Table of Contents
This post is a reminder for either myself or other people wanting to use Common Lisp applications in Docker containers.
At the end of this post, there will be:
- 2 Docker containers: web and postgres
dbcontainer will run a postgresql instance
webcontainer will run a Hunchentoot web server
webcontainer will run a swank server
The 2 last points mean that:
- Going to http://localhost:4242 will hit Hunchentoot
M-x slime-connect 127.0.0.1 5555will connect to the container’s swank server
To have a Hunchentoot instance as well as a swank server, the following Lisp code is needed, somewhere in the application:
(defun main (&rest args) (declare (ignore args)) (hunchentoot:start (make-instance 'hunchentoot:easy-acceptor :port 4242 :address "localhost")) (setf swank::*loopback-interface* "0.0.0.0") (swank-loader:init) (swank:create-server :port 4005 :style swank:*communication-style* :dont-close t))
Note that the swank server’s loopback interface must be
0.0.0.0. This is required so that the host can connect to the
127.0.0.1 wouldn’t work and building an ssh tunnel is
more complicated than it’s worth. This is not a security issue,
since the container will be on a network shared between the host and
the container only.
This code can be compiled to a binary using something similar to this:
$ buildapp --load-system foo --entry foo::main
Since 2 containers will be needed, their specification is needed.
dbcontainer will just be the official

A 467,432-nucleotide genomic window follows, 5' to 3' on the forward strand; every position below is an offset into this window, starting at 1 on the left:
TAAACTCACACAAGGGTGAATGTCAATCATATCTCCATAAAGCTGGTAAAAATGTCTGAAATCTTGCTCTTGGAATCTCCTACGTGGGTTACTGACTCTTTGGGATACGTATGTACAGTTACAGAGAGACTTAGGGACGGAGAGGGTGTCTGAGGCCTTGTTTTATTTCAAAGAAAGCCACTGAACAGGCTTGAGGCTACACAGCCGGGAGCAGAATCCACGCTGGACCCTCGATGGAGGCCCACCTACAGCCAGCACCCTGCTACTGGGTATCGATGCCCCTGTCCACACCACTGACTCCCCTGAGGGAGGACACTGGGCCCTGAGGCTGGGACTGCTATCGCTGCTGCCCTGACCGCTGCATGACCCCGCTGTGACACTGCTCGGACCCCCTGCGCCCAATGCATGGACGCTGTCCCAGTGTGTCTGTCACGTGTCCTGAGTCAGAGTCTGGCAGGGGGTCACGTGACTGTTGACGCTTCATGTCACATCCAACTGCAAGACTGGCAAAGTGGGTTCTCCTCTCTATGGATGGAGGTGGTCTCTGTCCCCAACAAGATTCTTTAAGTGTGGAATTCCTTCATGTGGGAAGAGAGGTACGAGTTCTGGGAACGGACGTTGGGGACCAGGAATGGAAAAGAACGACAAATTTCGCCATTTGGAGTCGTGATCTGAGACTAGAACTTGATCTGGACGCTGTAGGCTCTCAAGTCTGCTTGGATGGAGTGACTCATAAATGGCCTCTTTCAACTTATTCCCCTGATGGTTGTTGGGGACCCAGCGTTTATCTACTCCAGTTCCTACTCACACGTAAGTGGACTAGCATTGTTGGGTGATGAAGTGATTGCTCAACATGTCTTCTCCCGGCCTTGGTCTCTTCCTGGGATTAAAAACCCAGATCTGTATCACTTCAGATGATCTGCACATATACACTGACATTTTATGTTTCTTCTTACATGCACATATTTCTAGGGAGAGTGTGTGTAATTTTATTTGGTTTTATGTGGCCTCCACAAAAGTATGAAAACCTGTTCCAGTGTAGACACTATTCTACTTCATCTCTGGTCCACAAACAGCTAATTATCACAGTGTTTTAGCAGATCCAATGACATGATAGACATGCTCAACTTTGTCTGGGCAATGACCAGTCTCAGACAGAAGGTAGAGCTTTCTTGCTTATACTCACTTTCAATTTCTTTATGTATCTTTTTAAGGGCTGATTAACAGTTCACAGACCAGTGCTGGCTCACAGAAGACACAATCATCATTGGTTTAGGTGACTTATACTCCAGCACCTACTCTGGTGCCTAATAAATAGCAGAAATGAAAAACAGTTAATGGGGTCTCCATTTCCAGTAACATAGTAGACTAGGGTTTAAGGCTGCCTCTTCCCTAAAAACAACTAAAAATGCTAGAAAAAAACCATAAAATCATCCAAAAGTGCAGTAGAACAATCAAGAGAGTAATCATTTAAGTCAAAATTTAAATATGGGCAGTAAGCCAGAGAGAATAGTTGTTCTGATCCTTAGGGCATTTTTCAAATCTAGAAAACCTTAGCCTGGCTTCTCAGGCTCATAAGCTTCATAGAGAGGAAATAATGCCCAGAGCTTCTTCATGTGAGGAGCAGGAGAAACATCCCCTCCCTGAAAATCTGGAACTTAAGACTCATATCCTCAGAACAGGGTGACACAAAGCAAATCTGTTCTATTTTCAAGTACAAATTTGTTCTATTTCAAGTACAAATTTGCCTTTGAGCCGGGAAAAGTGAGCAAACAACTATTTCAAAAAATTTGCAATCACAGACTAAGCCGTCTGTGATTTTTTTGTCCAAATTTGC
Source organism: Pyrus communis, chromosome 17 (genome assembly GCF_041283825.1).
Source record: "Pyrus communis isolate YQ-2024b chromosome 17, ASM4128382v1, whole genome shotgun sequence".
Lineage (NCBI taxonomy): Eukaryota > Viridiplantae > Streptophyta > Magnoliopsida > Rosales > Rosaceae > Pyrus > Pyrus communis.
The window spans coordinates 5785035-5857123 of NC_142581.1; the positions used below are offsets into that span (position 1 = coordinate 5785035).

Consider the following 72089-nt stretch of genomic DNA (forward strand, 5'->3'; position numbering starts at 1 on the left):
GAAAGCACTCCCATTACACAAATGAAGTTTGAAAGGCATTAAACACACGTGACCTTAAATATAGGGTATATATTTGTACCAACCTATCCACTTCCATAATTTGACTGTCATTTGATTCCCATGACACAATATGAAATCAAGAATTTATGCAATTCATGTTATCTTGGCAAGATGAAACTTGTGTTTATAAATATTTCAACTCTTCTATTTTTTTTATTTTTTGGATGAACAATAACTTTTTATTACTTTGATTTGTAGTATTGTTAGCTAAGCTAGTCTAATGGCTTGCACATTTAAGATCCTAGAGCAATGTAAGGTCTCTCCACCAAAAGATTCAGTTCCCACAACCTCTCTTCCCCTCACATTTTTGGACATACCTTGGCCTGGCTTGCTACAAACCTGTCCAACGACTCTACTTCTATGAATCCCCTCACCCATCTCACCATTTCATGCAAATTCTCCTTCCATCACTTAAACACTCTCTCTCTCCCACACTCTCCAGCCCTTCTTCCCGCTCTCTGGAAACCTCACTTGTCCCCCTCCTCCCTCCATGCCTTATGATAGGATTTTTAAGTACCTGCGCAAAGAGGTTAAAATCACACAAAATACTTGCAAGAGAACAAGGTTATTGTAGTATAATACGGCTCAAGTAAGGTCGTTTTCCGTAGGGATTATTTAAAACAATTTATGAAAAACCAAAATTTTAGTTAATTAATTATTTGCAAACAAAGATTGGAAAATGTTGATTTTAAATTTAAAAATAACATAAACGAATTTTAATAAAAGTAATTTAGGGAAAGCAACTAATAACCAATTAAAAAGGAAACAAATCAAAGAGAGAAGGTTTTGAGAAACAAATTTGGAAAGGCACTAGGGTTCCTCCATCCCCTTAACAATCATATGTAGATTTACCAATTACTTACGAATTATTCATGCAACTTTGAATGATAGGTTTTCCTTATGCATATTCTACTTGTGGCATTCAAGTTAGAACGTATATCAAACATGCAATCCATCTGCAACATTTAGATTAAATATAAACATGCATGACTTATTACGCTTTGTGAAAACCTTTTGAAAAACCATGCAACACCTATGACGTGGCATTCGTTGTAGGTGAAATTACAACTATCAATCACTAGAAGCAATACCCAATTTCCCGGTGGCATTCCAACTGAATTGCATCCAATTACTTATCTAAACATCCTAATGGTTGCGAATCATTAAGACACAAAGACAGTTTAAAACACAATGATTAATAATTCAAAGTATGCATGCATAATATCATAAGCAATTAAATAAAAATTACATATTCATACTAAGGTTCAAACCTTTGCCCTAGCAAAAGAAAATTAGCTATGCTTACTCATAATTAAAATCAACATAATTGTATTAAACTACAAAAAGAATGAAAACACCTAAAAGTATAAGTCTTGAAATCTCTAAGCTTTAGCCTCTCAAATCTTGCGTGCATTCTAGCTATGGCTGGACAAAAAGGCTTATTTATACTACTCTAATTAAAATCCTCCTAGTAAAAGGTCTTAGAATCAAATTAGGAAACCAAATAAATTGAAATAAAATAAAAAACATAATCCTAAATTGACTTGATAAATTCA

postgresimage with a persistent folder. (So that the data in the databases are persisted between each container’s restart.)
webcontainer will be based on a custom Docker image.
Here is the command to create the
$ sudo docker run \ --volume=/var/lib/postgresql/data \ --env="POSTGRES_PASSWORD=password" \ --name=db postgres
This will create a container named
db, based on the
image. The image will be downloaded from dockerhub if you don’t have
it locally. The
POSTGRES_PASSWORD environment variable allows you to
define the password for the
postgres database, usable by the
postgres user in the container.
To start and stop the container later on, the following commands can be used:
$ sudo docker start db $ sudo docker stop db
As simple as that!
This container needs a special image. For that, a
needed. Before this, a simple
Makefile should be used to simplify
Here is a sample
Makefile (let’s assume the project name is
all: buildapp --load-system foo --entry foo::main --output foo.bin
With this done, here is a sample
# This image is available on dockerhub, automatically downloaded FROM dparnell/sbcl-1.2.5 # 4242 is for hunchentoot, 4005 is for swank EXPOSE 4242 4005 # Going to this folder means ASDF automatically picks up the project WORKDIR /root/common-lisp/foo # The command to run every time the container is started CMD make && ./foo.bin
To build this custom image:
$ sudo docker build -t my/foo .
Now that the custom image (named
my/foo) is ready, let’s create a
$ sudo docker run \ --volume="$PWD:/root/common-lisp/foo --link="db:dbhost" --publish="4242:4242" --publish="5555:4005" --name="web" my/foo
Here is what each argument means:
--volumeargument defines a folder mapping between the host and the container.
--linkargument adds a link between 2 containers. Here, the
dbcontainer’s IP will be added to the
/etc/hosts, under the name
dbhost. This will let you connect to the database using the following parameters:
--publishargument defines a port forwarding between the host and the container. In this case,
--nameargument gives a name to the container.
- The last argument is the image that the container is based on.
Same as earlier, to start/stop the container:
$ sudo docker start web $ sudo docker stop web
So, there it is. There now is 2 containers, and they:
- Run a postgresql instance
- Run a hunchentoot instance
- Run a swank-server instance
- You can go on http://localhost:4242
- You can